## 4. The Voronoi Partition

 Consider any collection of non-overlapping discs of equal size (possibly just isolated points). We associate to this collection a partition of the plane into regions called Voronoi cells. The Voronoi cell of a disc in the distribution is the set of points in the plane which are as close or closer to the centre of that disc than to the centre of any other disc in the distribution. The partition we associate to any distribution of non-overlapping discs in the plane is its Voronoi partition. We shall show that for any Voronoi partition the ratio of the area of a disc to the area of its cell is at most the ratio of a disc to its circumscribing regular hexagon. This will prove Thue's Theorem. The Voronoi cells determined by a distribution of discs. This figure is live: the discs are movable.

There are a few characteristic properties of Voronoi cells that we shall require.
 (1) Since all the discs are of equal size, a disc is contained within its Voronoi cell.
 (2) If P and Q are two points in the plane, then the set of points closer to P than to Q is the half-plane containing P and bounded by the line half-way between them. In any configuration, therefore, the Voronoi cell of a disc is the intersection of all the half-planes determined in this way by that disc and other discs in the collection. It follows that every Voronoi cell is convex.
(3) For a layout of three discs, the Voronoi cells will be simplicial cones with a common vertex at one point - the triple point - which is the common intersection of all three bisectors between the points - except in the singular case when the bisectors are mutually parallel. This triple point will be equi-distant from each of the three discs. Draw from the triple point the pair of tangent line segments to each of the discs, making a kind of dunce's cap. The vertex angle of that cap will be the same for each disc, since this angle depends only on distance of the triple point from the disc. Because Voronoi cells are convex, the whole of each cap will be contained in a the Voronoi cell of its disc.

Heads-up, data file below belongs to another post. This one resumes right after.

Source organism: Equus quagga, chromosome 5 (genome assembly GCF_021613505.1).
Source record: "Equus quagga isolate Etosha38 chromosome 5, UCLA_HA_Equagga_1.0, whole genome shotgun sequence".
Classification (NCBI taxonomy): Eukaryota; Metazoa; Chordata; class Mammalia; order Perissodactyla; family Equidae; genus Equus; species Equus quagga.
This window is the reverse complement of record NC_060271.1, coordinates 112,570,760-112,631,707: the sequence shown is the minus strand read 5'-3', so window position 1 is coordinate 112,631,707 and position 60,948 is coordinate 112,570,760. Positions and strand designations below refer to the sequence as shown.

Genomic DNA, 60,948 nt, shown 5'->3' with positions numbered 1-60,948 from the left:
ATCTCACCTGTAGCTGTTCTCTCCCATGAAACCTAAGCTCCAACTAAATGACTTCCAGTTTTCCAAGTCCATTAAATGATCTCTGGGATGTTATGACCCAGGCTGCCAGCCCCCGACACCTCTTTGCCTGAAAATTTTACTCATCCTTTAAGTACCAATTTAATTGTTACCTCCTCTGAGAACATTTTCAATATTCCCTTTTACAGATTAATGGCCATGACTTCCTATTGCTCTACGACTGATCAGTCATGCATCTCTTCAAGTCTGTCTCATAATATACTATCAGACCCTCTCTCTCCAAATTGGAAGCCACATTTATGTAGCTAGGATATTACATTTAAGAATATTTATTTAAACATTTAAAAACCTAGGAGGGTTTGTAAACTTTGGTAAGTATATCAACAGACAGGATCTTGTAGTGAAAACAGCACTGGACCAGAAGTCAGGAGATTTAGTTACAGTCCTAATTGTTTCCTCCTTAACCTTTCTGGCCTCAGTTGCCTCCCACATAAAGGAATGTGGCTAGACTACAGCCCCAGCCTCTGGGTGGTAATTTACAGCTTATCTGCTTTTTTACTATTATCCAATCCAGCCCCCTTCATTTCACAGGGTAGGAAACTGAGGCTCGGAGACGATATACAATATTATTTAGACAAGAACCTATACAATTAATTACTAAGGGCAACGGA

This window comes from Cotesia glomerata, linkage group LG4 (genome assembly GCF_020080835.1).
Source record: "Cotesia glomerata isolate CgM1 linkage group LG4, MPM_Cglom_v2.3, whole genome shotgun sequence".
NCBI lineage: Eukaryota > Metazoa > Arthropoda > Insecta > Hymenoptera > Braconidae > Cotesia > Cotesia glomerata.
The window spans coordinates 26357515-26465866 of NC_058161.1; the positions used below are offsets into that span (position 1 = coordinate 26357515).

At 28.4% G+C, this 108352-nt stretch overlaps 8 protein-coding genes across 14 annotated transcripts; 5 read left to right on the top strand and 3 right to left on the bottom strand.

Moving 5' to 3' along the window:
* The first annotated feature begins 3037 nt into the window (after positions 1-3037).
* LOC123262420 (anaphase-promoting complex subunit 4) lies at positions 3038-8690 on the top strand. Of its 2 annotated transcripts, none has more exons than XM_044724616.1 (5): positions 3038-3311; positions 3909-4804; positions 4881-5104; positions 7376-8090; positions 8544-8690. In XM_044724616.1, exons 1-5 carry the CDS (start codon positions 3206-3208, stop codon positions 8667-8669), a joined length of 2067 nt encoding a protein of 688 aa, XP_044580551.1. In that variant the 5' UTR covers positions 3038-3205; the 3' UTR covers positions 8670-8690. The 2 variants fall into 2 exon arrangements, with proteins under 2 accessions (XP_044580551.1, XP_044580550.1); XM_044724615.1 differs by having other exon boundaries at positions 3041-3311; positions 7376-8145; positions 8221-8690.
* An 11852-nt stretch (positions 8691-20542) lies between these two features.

If two discs are close enough, then there will be a `dead' region (shown in pink in the animation) on the line half-way between them where the triple point for a third disc cannot be found. Moving the third disc (which is `live') shows how the three vertex angles remain equal, and the caps contained in Voronoi cells.

Suppose we fix two of the three discs and ask how this triple point varies as the third disc moves around. If the two discs are far enough apart, the triple point can be anywhere on the line bisecting the given pair. But as soon as they are close enough together, there will be a dead space on this line right in between the two discs where the triple point can never be found. This dead space will exist as soon as the centres of discs are closer than times their common diameter. As we decrease the distance between the two discs, the size of the dead region will expand. This is shown in the animation at left, where the dead space is highlighted in pink.

The figure also illustrates that the caps drawn from the triple point don't overlap (except possibly along their edges), and that their common vertex angle can be at most one-third of 360o or 120o.

@2000 American Mathematical Society